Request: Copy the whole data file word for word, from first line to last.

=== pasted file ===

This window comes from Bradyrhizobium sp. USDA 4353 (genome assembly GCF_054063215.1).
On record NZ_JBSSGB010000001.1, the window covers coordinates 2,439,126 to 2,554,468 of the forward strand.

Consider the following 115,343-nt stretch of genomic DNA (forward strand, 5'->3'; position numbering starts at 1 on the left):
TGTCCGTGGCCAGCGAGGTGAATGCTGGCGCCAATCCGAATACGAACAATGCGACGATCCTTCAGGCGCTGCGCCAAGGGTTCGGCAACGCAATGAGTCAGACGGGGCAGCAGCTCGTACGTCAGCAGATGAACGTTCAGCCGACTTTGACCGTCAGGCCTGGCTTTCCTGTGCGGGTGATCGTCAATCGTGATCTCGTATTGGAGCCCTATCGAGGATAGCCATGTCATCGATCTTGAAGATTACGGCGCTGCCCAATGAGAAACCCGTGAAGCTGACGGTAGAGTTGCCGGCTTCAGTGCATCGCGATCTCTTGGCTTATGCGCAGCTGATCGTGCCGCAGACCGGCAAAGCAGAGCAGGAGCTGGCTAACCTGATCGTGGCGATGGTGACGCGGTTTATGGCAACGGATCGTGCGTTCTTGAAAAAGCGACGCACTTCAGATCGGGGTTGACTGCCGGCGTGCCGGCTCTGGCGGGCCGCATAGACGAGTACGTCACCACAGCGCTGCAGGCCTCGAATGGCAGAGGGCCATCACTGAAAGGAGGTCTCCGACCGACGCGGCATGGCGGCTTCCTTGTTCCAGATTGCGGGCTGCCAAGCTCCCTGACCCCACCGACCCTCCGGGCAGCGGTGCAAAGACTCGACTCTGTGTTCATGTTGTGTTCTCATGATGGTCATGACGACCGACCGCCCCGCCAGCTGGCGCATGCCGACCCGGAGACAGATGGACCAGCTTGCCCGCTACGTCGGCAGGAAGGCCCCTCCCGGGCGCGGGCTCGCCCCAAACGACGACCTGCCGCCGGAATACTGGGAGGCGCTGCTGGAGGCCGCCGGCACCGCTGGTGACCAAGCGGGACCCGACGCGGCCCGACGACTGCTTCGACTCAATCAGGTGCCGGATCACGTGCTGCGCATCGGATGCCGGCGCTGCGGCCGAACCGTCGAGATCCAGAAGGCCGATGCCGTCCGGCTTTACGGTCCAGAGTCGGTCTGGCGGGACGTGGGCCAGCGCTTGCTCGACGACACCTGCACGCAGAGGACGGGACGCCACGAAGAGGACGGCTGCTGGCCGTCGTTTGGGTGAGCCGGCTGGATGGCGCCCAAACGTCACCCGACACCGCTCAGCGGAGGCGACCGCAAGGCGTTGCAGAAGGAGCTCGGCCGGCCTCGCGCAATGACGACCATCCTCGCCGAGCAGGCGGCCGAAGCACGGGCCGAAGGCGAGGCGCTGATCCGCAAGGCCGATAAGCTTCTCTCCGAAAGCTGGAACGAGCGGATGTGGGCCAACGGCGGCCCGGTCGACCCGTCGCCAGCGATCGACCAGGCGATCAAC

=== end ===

This window comes from Bradyrhizobium sp. USDA 4353 (genome assembly GCF_054063215.1).
On record NZ_JBSSGB010000001.1, the window covers coordinates 2,439,126 to 2,554,468 of the forward strand.

Consider the following 115,343-nt stretch of genomic DNA (forward strand, 5'->3'; position numbering starts at 1 on the left):
TGTCCGTGGCCAGCGAGGTGAATGCTGGCGCCAATCCGAATACGAACAATGCGACGATCCTTCAGGCGCTGCGCCAAGGGTTCGGCAACGCAATGAGTCAGACGGGGCAGCAGCTCGTACGTCAGCAGATGAACGTTCAGCCGACTTTGACCGTCAGGCCTGGCTTTCCTGTGCGGGTGATCGTCAATCGTGATCTCGTATTGGAGCCCTATCGAGGATAGCCATGTCATCGATCTTGAAGATTACGGCGCTGCCCAATGAGAAACCCGTGAAGCTGACGGTAGAGTTGCCGGCTTCAGTGCATCGCGATCTCTTGGCTTATGCGCAGCTGATCGTGCCGCAGACCGGCAAAGCAGAGCAGGAGCTGGCTAACCTGATCGTGGCGATGGTGACGCGGTTTATGGCAACGGATCGTGCGTTCTTGAAAAAGCGACGCACTTCAGATCGGGGTTGACTGCCGGCGTGCCGGCTCTGGCGGGCCGCATAGACGAGTACGTCACCACAGCGCTGCAGGCCTCGAATGGCAGAGGGCCATCACTGAAAGGAGGTCTCCGACCGACGCGGCATGGCGGCTTCCTTGTTCCAGATTGCGGGCTGCCAAGCTCCCTGACCCCACCGACCCTCCGGGCAGCGGTGCAAAGACTCGACTCTGTGTTCATGTTGTGTTCTCATGATGGTCATGACGACCGACCGCCCCGCCAGCTGGCGCATGCCGACCCGGAGACAGATGGACCAGCTTGCCCGCTACGTCGGCAGGAAGGCCCCTCCCGGGCGCGGGCTCGCCCCAAACGACGACCTGCCGCCGGAATACTGGGAGGCGCTGCTGGAGGCCGCCGGCACCGCTGGTGACCAAGCGGGACCCGACGCGGCCCGACGACTGCTTCGACTCAATCAGGTGCCGGATCACGTGCTGCGCATCGGATGCCGGCGCTGCGGCCGAACCGTCGAGATCCAGAAGGCCGATGCCGTCCGGCTTTACGGTCCAGAGTCGGTCTGGCGGGACGTGGGCCAGCGCTTGCTCGACGACACCTGCACGCAGAGGACGGGACGCCACGAAGAGGACGGCTGCTGGCCGTCGTTTGGGTGAGCCGGCTGGATGGCGCCCAAACGTCACCCGACACCGCTCAGCGGAGGCGACCGCAAGGCGTTGCAGAAGGAGCTCGGCCGGCCTCGCGCAATGACGACCATCCTCGCCGAGCAGGCGGCCGAAGCACGGGCCGAAGGCGAGGCGCTGATCCGCAAGGCCGATAAGCTTCTCTCCGAAAGCTGGAACGAGCGGATGTGGGCCAACGGCGGCCCGGTCGACCCGTCGCCAGCGATCGACCAGGCGATCAAC